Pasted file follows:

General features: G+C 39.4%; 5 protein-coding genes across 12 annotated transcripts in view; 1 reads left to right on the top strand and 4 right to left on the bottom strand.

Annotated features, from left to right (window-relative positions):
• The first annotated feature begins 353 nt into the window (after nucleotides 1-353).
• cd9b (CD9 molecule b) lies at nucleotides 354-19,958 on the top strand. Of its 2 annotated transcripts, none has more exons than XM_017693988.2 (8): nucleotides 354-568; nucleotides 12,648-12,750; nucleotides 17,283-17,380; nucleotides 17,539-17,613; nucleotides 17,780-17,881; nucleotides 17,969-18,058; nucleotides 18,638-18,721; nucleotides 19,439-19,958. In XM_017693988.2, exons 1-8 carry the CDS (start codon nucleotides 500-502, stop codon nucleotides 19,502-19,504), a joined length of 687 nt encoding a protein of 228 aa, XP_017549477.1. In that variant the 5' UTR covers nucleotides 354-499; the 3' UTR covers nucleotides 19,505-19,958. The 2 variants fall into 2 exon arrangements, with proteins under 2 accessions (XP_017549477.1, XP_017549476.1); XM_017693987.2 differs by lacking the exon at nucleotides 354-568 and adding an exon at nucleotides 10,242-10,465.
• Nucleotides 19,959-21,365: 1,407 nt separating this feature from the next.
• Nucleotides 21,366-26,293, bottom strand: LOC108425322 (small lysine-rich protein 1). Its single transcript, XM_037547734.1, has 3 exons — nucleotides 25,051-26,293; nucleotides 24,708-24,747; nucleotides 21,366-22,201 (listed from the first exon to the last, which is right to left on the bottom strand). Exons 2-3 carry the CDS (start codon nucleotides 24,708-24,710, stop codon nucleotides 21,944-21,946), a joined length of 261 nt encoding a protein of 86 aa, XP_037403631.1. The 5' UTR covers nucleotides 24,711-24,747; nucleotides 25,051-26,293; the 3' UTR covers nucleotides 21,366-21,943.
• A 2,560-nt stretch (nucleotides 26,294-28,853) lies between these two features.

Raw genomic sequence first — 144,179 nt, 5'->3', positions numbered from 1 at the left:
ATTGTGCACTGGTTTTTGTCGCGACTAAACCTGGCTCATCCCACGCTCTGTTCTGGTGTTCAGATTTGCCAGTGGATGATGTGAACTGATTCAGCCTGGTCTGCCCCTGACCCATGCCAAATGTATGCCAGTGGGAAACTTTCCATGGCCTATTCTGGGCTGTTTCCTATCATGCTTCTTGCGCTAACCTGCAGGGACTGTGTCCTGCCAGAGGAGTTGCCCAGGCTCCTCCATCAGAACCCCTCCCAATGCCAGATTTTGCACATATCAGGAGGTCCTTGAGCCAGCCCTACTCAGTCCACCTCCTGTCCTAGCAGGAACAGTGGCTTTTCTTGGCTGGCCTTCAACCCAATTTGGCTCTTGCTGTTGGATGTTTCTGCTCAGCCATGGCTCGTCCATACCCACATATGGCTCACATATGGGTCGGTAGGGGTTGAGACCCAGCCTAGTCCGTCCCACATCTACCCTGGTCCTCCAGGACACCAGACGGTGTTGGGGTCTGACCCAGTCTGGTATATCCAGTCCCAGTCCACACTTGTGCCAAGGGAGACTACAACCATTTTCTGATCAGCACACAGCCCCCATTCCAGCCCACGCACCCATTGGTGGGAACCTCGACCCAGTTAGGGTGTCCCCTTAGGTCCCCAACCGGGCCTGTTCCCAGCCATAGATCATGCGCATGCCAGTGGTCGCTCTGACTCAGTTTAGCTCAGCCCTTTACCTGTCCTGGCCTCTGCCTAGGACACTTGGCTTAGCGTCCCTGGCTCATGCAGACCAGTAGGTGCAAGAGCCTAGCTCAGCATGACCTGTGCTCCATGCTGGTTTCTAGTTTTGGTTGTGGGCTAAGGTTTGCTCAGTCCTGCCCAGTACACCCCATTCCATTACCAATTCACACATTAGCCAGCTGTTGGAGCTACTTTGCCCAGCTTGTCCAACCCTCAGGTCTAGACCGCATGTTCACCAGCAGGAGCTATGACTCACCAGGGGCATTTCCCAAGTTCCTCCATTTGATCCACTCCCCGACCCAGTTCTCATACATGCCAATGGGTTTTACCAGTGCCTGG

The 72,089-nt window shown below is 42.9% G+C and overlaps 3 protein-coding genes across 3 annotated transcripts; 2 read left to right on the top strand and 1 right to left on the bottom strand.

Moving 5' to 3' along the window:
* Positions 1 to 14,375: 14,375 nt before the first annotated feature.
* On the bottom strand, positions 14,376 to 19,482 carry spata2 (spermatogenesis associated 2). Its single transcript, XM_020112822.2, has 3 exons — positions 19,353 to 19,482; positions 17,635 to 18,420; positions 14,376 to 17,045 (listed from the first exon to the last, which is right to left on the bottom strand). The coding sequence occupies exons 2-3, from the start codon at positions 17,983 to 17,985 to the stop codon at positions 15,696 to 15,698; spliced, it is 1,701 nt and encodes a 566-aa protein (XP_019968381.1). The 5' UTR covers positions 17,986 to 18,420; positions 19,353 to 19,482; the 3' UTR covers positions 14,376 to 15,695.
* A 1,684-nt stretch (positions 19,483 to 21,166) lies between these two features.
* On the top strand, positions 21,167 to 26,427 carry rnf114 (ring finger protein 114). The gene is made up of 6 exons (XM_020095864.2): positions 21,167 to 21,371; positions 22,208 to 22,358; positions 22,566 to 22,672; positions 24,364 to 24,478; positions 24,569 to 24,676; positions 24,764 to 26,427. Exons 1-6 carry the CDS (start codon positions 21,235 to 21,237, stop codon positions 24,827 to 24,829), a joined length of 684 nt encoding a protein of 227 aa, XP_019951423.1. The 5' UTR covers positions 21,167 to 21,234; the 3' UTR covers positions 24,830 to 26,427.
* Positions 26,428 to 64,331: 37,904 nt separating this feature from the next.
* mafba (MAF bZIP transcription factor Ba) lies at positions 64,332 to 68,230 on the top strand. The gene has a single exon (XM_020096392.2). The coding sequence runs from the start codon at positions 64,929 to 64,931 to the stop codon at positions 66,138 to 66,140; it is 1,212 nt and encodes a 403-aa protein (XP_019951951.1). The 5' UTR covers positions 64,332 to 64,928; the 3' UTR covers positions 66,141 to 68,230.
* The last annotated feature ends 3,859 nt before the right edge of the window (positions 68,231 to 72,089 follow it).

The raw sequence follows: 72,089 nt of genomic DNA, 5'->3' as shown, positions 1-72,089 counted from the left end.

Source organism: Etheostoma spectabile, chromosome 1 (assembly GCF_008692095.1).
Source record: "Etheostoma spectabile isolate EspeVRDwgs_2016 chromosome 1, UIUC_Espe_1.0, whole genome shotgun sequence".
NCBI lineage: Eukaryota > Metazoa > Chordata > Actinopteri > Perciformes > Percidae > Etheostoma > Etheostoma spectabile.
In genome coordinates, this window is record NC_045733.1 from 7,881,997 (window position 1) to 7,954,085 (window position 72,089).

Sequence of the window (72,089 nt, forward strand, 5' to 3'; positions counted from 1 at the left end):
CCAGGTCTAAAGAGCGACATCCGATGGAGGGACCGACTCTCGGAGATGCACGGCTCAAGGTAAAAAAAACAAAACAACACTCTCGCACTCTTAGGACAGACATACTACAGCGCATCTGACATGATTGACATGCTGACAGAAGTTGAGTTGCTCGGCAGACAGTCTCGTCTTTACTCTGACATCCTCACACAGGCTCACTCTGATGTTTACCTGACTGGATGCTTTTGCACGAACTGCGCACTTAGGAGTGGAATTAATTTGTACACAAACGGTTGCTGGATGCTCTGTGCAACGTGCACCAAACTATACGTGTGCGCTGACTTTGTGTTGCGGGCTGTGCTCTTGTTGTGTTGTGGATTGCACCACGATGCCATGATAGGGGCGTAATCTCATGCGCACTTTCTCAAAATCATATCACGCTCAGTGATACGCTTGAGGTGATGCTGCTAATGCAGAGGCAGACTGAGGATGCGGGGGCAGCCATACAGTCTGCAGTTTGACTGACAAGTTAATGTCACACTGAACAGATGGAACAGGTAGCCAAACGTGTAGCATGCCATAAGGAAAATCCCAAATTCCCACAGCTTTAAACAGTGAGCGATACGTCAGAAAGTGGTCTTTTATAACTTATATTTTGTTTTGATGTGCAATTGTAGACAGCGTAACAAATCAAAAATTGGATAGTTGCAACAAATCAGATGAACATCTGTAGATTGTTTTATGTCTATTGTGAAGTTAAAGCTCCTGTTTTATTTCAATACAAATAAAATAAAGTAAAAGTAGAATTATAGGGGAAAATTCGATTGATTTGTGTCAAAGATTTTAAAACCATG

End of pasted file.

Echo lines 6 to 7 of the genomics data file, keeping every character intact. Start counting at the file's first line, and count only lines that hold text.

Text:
• Nucleotides 21,366-26,293, bottom strand: LOC108425322 (small lysine-rich protein 1). Its single transcript, XM_037547734.1, has 3 exons — nucleotides 25,051-26,293; nucleotides 24,708-24,747; nucleotides 21,366-22,201 (listed from the first exon to the last, which is right to left on the bottom strand). Exons 2-3 carry the CDS (start codon nucleotides 24,708-24,710, stop codon nucleotides 21,944-21,946), a joined length of 261 nt encoding a protein of 86 aa, XP_037403631.1. The 5' UTR covers nucleotides 24,711-24,747; nucleotides 25,051-26,293; the 3' UTR covers nucleotides 21,366-21,943.
• A 2,560-nt stretch (nucleotides 26,294-28,853) lies between these two features.